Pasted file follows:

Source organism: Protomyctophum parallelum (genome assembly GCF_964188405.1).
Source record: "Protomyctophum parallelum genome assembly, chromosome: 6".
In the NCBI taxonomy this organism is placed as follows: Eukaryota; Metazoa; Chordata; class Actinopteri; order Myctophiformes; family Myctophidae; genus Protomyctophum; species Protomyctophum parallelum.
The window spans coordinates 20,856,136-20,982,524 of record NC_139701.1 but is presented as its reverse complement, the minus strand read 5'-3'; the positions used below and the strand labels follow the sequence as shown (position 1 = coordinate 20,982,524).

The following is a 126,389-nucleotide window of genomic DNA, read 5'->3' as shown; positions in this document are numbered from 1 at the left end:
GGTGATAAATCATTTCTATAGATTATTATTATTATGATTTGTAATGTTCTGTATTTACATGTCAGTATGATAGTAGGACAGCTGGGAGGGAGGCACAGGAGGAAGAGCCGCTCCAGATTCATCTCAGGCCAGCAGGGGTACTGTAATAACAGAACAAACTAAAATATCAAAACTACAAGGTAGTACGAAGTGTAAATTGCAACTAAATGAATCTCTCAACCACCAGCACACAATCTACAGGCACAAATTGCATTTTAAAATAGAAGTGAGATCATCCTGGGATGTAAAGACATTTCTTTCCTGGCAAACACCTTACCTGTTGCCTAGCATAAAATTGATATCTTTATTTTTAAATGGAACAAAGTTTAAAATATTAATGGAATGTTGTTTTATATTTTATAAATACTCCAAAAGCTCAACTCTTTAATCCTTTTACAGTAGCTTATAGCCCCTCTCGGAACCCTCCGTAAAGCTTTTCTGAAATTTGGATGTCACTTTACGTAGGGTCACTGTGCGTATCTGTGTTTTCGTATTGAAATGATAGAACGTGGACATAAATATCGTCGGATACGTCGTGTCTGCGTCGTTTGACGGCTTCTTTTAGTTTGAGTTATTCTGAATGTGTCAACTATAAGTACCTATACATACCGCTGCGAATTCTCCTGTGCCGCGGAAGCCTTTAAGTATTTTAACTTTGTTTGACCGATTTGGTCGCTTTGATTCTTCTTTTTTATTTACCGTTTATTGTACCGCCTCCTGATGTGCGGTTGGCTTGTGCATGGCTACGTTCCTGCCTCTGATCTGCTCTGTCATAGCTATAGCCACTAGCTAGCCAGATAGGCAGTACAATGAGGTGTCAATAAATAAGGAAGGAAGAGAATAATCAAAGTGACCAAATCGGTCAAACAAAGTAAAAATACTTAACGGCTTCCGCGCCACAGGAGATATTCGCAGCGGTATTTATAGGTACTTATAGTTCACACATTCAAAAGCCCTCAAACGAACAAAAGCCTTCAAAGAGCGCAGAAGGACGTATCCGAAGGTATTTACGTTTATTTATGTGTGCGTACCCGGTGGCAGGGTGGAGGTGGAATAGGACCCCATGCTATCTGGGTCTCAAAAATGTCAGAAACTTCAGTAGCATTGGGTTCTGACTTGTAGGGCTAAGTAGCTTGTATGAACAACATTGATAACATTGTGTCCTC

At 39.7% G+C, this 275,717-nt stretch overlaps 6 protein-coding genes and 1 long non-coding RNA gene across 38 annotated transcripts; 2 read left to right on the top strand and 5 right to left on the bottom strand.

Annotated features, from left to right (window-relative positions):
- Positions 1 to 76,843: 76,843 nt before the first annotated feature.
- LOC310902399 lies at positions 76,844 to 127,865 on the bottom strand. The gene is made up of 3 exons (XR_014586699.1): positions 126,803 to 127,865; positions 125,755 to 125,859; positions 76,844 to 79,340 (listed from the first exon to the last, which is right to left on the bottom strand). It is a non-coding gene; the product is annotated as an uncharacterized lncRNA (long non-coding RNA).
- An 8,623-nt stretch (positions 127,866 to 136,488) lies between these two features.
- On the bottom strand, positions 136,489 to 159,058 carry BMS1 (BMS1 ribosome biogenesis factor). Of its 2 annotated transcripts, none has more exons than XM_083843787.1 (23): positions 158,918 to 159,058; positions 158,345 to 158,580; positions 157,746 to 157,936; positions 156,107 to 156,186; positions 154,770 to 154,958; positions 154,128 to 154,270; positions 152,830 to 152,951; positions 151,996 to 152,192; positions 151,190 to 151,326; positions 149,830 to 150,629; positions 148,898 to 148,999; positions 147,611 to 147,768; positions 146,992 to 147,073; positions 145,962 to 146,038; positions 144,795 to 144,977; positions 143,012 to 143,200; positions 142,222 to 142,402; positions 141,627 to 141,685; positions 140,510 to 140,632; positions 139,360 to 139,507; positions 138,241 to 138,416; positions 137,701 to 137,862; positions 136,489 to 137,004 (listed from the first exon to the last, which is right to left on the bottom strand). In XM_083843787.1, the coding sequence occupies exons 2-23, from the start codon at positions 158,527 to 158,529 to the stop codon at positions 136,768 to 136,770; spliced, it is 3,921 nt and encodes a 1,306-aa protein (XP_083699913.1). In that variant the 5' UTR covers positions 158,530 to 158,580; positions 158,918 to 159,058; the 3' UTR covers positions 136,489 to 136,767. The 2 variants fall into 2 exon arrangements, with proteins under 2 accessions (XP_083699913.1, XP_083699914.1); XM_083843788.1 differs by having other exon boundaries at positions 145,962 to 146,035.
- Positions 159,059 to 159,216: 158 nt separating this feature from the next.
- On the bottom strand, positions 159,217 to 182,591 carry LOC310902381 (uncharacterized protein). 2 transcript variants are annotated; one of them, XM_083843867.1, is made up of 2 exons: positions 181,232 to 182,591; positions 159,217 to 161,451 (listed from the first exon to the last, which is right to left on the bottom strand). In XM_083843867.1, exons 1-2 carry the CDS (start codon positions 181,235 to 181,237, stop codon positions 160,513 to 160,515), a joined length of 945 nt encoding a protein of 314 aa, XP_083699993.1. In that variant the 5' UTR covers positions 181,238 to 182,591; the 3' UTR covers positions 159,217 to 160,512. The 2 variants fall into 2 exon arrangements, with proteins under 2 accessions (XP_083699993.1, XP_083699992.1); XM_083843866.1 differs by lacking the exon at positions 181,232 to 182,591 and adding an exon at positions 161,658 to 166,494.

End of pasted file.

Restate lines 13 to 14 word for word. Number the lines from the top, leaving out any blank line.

- Positions 159,059 to 159,216: 158 nt separating this feature from the next.
- On the bottom strand, positions 159,217 to 182,591 carry LOC310902381 (uncharacterized protein). 2 transcript variants are annotated; one of them, XM_083843867.1, is made up of 2 exons: positions 181,232 to 182,591; positions 159,217 to 161,451 (listed from the first exon to the last, which is right to left on the bottom strand). In XM_083843867.1, exons 1-2 carry the CDS (start codon positions 181,235 to 181,237, stop codon positions 160,513 to 160,515), a joined length of 945 nt encoding a protein of 314 aa, XP_083699993.1. In that variant the 5' UTR covers positions 181,238 to 182,591; the 3' UTR covers positions 159,217 to 160,512. The 2 variants fall into 2 exon arrangements, with proteins under 2 accessions (XP_083699993.1, XP_083699992.1); XM_083843866.1 differs by lacking the exon at positions 181,232 to 182,591 and adding an exon at positions 161,658 to 166,494.